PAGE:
HAMMOND — A desire for change in public education rang out in state Sen. Eddie Melton's Tuesday night Hoosier Community Conversation in Hammond.
In the two-hour town hall, educators from across the Region brought forward concerns of state accountability, funding and relationship building among Indiana educators and legislators.
"Teachers have to speak up," said Anita Cox, a teacher at Hammond's Morton High School. "I do not think anything is going to change until a mass number of teachers stand up and start telling their stories."
Melton, following last month's launch of his gubernatorial exploration committee, was joined by Indiana Superintendent of Public Instruction Jennifer McCormick on Tuesday night as one of a series of statewide listening tour events taking place this summer.
The tour pairs Melton, a Democratic senator from Gary, with McCormick, a Republican and former Yorktown Community School superintendent, in visiting cities such as Michigan City, Valparaiso and East Chicago to hear the concerns of local educators. A petition collecting names to help put Melton's name on the ballot to challenge Republican incumbent Gov. Eric Holcomb sat outside the town hall meeting.
"Now here you have a Democrat and a Republican able to stand publicly that the 'D' behind my name and the 'R' behind her name shouldn't get in the way of education and of educating children," Melton said. "Today is about education in particular because no matter what subject we talk about — economic development, health, wellness — education is going to be all the center of it all."
Melton opened with a statement sharing that along his tour with McCormick, he's found concern for funding public education to be common statewide. His comments came to nodding heads among administrators from River Forest Community School Corp., which passed a referendum in May to support valuable services like its transportation program, or Lake Ridge Schools, which closed an elementary school and cut dozens of positions after its failed November referendum.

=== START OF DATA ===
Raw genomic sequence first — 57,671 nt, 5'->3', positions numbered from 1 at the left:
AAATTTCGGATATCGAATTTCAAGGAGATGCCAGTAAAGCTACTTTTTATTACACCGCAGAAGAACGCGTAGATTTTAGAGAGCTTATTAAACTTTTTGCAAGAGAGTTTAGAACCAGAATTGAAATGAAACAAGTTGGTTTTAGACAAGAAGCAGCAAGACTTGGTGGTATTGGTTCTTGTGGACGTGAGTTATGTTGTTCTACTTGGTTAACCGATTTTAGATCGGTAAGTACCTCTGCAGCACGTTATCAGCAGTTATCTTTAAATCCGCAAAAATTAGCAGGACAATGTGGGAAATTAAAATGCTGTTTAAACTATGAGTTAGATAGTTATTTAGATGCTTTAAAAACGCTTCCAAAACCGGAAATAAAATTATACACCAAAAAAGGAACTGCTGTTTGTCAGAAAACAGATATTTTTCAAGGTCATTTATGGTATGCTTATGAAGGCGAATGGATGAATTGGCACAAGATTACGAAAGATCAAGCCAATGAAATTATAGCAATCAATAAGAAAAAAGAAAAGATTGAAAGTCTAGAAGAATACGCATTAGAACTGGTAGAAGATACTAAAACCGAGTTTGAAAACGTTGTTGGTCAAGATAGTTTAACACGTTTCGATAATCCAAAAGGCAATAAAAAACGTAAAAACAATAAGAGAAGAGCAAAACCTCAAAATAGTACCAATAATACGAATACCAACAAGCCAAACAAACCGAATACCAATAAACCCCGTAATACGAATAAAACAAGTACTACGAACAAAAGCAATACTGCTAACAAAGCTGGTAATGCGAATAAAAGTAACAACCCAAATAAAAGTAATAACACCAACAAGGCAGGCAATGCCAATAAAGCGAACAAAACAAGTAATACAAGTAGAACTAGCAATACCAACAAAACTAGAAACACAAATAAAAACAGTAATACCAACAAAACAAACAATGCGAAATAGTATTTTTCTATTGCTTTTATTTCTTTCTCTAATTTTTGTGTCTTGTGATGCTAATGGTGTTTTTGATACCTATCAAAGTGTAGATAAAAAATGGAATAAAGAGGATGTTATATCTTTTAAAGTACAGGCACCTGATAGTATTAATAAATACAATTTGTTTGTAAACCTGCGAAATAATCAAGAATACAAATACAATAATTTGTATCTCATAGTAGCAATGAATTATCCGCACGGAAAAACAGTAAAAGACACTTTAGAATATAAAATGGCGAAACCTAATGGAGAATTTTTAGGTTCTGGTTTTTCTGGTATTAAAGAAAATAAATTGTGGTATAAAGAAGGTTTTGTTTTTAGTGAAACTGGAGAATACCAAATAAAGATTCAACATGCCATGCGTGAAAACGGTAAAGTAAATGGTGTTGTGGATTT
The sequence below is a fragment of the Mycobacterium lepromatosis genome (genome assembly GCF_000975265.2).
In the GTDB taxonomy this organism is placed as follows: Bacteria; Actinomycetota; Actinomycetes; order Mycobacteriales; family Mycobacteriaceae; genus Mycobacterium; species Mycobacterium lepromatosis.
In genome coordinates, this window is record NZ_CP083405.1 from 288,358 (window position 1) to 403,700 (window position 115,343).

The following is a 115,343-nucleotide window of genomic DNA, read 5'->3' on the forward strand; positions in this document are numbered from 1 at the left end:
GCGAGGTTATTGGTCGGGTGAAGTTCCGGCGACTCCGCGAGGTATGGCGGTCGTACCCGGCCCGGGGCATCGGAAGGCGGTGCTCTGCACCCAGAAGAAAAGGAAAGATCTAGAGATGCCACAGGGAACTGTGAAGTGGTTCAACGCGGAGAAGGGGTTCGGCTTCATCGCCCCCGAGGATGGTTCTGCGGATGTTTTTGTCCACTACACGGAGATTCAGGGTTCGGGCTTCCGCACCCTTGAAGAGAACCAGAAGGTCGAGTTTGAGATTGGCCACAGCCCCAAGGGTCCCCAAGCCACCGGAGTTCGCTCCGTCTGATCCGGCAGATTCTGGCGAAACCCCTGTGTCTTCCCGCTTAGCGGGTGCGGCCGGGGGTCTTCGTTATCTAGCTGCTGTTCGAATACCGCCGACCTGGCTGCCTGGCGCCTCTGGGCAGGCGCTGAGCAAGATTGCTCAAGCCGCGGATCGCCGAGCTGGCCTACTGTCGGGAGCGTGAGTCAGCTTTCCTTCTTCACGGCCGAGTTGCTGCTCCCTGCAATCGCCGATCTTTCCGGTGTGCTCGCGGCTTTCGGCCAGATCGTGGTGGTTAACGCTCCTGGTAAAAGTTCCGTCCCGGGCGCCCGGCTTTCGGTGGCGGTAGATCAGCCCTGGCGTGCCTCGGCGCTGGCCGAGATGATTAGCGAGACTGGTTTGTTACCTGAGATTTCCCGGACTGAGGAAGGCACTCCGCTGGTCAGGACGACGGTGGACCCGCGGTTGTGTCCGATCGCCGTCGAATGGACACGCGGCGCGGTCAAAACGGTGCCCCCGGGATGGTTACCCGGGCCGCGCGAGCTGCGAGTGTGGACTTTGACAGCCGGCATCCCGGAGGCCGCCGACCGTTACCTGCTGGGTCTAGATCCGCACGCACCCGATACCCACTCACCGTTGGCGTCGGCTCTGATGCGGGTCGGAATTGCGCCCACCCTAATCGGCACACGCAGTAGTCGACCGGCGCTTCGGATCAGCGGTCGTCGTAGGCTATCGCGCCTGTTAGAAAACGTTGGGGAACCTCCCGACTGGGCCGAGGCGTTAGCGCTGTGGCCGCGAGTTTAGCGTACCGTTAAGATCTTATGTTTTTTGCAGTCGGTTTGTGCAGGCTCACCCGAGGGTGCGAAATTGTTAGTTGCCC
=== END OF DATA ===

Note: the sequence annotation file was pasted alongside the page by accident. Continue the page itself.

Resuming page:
Among the funding concerns brought by public educators were disproportionate state funding allotted to charter and voucher schools, an increasing turn toward seeking referendum support for educational and capital projects funding and teacher pay in Indiana ranking among the lowest in the country, despite a multi-million-dollar state surplus.
"It's just ridiculous to talk about surplus money," said Wilma Reed, a retired School City of Hammond special education teacher. "It's just unbelievable that people do not recognize that people are suffering here."
Educators from across Lake County also lined up to express support for McCormick, who will be Indiana's last elected state schools chief.
Holcomb signed legislation in April fast-tracking existing legislation in place to make the position a governor-appointed role after McCormick said she will not seek reelection in 2020. McCormick currently fills the only publicly elected position on the state board of education.
McCormick also drew attention to the state's new teacher pay workforce, which has been criticized for not incorporating enough teacher input, as well as a lack of educational experience required of future superintendents.
"You would really take question if we had a superintendent of our state police who had no police experience or if our department of health person was led with someone who had no health service experience, yet for education, it's OK," McCormick said. "That is a direct reflection of the lack of respect toward the profession."
Some have speculated McCormick's tour with Melton could position her for a potential lieutenant governor appointment. When pressed about it by State Rep. Earl Harris Jr., D-East Chicago, she laughed and expressed appreciation for his support.
McCormick and Melton rounded out the talk with a call to action, asking teachers and educators to connect with their communities and pay attention to the responsibility held by elected officials.
"Schools tell a story, we have over 50% of our students on free and reduced lunch and/or textbooks at a time where we're saying unemployment is really, really low, and we're celebrating that, go ask your schools," McCormick said. "You need to ask those questions as a voter. Who is your customer? It's got to be students or families. It's got to be about people, not just business."